Delta and Walmart Are Using Deep Data to Improve Service

Overview Using deep data to revolutionize their approach to customer service, renowned companies Delta Airlines and Walmart — typically recognized as part of the travel and service industries respectively — are securing their space in the technology arena.

“Data is the world’s greatest natural resource,” said Ginni Rometty, Chairman, President and CEO of IBM, at the CES 2019 opening keynote. And yet, of the 2.5 quatrillion bytes of data in the world today, it’s estimated that less than 1 percent is collected and analyzed. But leveraging deep data, the data not yet collected and analyzed, could address a variety of the problems the world is facing:

  • Diagnose Parkinson’s disease and schizophrenia at an early stage.
  • Forecast hypoglycemia and diabetic changes in patients.
  • Forecast weather patterns and oncoming turbulence for planes.


Renowned companies Delta Airlines and Walmart are using deep data to revolutionize their approach to service.


Think Big, Start Small, Learn Fast: Delta and Data

Servicing 200 million passengers annually, Delta is committed to the customer experience.

On Delta’s emerging presence in the consumer technology space, Delta CEO Ed Bastian said, “People don’t think about airlines in that context, but [Delta is] really at not just a revitalization of, but a renaissance for the industry. Our goal is to make travel and flying something that customers don’t have to endure. We are doing that through innovation.”

In the past decade, Delta has shown how technology has improved its ability to provide efficient and effective care for customers. By using artificial intelligence in predictive maintenance technology, Delta was able to reduce maintenance flight cancellations from 5,600+ in 2010 to 55 in 2018.

“We have so much data about our customers. It’s about how we use that data to turn it into action for our employees to better serve our customers,” Bastian said.

Delta’s successes with technology include tracking bags in real time with RFID bag tag push notifications, allowing customers to pre-select in-flight options through an app and launching the first biometric terminal in the U.S. that incorporates facial recognition to ease airport access.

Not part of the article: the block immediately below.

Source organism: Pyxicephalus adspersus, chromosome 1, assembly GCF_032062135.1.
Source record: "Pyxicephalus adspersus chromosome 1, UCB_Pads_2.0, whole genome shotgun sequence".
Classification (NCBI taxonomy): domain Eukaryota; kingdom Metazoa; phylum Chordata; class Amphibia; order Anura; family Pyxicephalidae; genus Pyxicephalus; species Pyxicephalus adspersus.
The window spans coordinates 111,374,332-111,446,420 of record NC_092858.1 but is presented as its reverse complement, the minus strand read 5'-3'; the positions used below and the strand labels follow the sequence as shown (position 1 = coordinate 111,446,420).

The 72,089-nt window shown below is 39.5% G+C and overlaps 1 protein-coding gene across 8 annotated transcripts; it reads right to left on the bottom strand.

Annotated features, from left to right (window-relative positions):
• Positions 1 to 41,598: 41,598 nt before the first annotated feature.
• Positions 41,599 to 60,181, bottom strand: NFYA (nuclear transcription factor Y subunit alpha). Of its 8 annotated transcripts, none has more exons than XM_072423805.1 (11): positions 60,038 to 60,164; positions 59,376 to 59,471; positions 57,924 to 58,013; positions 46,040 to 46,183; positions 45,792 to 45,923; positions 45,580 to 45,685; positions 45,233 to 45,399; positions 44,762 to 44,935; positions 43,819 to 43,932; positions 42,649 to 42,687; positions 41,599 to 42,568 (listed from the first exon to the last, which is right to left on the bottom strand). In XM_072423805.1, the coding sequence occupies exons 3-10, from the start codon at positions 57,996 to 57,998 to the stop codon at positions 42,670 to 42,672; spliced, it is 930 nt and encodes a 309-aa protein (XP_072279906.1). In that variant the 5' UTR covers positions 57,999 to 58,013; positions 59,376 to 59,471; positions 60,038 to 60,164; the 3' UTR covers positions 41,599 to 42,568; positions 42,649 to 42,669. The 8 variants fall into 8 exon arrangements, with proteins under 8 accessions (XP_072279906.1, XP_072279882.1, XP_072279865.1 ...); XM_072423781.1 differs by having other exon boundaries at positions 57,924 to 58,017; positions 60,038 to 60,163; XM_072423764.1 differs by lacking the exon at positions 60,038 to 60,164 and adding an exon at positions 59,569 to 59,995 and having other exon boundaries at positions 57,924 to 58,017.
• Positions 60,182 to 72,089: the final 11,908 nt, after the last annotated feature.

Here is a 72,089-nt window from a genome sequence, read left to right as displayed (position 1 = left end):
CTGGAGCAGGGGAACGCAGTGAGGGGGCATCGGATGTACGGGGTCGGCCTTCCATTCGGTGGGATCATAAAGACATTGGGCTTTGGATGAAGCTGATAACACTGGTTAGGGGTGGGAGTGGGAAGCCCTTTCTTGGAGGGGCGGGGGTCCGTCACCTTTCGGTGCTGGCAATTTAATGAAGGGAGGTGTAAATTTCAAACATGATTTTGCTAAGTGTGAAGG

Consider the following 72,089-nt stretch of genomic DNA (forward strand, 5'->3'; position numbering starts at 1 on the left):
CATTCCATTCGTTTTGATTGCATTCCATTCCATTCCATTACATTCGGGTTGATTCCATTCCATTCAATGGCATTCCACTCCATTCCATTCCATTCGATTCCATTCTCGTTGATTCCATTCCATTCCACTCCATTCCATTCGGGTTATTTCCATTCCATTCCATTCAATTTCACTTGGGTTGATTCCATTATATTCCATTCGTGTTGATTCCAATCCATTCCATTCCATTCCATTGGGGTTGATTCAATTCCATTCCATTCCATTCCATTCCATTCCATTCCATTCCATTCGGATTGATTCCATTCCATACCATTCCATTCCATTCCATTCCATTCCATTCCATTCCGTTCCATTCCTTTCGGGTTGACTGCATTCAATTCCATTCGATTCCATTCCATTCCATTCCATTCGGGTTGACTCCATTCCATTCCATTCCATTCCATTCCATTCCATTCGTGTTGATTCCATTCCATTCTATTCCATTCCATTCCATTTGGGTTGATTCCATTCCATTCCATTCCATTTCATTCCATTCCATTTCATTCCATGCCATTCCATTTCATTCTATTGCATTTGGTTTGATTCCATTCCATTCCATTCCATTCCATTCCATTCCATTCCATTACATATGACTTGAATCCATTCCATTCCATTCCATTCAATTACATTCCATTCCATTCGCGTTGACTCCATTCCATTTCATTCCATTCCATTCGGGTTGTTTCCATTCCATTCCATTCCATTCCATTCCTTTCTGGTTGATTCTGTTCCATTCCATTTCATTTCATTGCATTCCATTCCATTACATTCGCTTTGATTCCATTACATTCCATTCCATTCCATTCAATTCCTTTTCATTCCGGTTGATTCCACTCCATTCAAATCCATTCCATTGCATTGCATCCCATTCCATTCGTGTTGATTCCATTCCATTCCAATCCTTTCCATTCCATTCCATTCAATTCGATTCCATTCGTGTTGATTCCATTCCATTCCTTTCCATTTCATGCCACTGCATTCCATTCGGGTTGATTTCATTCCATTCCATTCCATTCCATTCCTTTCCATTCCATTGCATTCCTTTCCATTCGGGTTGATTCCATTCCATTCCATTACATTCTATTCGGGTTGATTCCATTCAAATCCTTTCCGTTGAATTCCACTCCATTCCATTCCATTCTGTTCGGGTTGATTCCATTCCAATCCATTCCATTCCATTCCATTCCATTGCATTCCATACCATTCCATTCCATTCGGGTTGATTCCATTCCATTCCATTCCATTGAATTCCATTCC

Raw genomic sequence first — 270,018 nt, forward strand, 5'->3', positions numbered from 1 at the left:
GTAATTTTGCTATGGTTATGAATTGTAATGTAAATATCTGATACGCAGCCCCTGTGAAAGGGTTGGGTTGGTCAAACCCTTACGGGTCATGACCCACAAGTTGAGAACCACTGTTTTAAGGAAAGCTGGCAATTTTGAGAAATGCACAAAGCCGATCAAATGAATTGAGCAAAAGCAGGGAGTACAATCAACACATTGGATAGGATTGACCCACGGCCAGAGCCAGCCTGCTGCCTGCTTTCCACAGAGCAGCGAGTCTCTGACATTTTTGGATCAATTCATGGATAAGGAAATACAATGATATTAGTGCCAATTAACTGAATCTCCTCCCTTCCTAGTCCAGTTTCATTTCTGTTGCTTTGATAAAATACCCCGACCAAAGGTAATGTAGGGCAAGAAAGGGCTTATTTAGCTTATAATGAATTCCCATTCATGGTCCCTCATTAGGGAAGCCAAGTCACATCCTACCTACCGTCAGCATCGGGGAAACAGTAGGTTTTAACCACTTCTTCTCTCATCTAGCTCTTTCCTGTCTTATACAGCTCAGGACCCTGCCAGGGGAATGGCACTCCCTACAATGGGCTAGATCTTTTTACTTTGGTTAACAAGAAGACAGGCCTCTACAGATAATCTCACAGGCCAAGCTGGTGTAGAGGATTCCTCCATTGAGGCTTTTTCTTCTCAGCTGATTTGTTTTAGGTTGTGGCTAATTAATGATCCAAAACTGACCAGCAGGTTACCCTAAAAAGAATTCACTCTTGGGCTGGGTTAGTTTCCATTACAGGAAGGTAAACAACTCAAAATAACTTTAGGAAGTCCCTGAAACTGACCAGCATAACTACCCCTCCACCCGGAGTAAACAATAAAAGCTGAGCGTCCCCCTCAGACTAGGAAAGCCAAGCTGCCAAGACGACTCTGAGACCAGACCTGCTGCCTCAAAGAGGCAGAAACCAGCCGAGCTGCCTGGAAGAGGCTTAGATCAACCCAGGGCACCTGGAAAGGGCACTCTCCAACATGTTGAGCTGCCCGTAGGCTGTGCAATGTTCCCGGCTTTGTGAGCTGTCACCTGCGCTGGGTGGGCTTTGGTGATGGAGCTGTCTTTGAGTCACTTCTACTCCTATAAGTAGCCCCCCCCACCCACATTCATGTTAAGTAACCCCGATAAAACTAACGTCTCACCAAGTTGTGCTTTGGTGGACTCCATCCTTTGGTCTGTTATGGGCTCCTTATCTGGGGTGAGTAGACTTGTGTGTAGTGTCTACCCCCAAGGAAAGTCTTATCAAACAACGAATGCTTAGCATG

Our goal is to make travel and flying something that customers don’t have to endure. We are doing that through innovation.

Ed Bastian
CEO, Delta

The company was also recently certified as the first passenger carrier to carry cold pharma items, such as highly sensitive, critical-need medicine and vaccines. Blockchain integration allows full transparency for consumers about the location and status of the medicine they need and about its safety while in transit.

Looking ahead, as the company continues to grow as a brand that crosses the travel and service industry and the tech industry, Bastian spoke of tapping into the billions of data points to learn and advance Delta’s commitment to the customer.

From using deep data from airplanes to predict weather patterns and provide forecasts to prevent turbulence, to harnessing AI to provide real-time data on every single Delta flyer so that an agent has up-to-date data to immediately assist any customer, Delta is driving the next chapter of tech in service.

From Farm to Blockchain: Walmart’s Leafy Green Movement

Like it is for Delta, customer service is a major driving force for Walmart, whose 11,000 stores and 2.2 million associates prove the large-scale influence of the chain.

Partnering with innovators like IBM, Walmart is looking to address the pressure and challenges of food safety through technology.

“Our customers deserve safe products; they deserve to know where it comes from,” said Charles Redfield, executive vice president of food at Walmart. “Customers now more so than ever are turning products around to see the labels, educating themselves on where the products are from.”

Understanding that food safety issues have cost people their businesses and even their lives, Walmart set out to use blockchain to provide transparency into the history of their produce and build trust with their customers, starting with their leafy greens.

Blockchain has democratized the data about this food, allowing the Walmart food safety department to easily trace back their produce to its origins within 2.2 seconds, a dramatic improvement from the 7 days it took without the technology.

Our customers deserve safe products; they deserve to know where it comes from.

Charles Redfield
Executive Vice President of Food, Walmart

In the case of a food or produce recall, the speed at which the product can be traced back to its source will ultimately save suppliers money and ease customer distrust.

By October 2019, all Walmart suppliers of their leafy greens — lettuce, spinach, arugula and more — will be providing real-time traceability of their produce from the farm to the Walmart shelf through blockchain.

“It’s really created a shared value,” said Redfield of blockchain and the system of trust that it has built in food safety transparency.

Walmart is looking ahead to growth with blockchain in different commodities and different departments, building a foundation of confidence and trust in food safety through technology.

The increasing use of deep data will enable companies like Delta Airlines and Walmart to more efficiently and effectively drive their businesses, learning and growing from technology like artificial intelligence and blockchain.


Watch these two industry leaders discuss the future of customer service and tech with IBM’s Ginni Rometty on the CES 2019 keynote stage.

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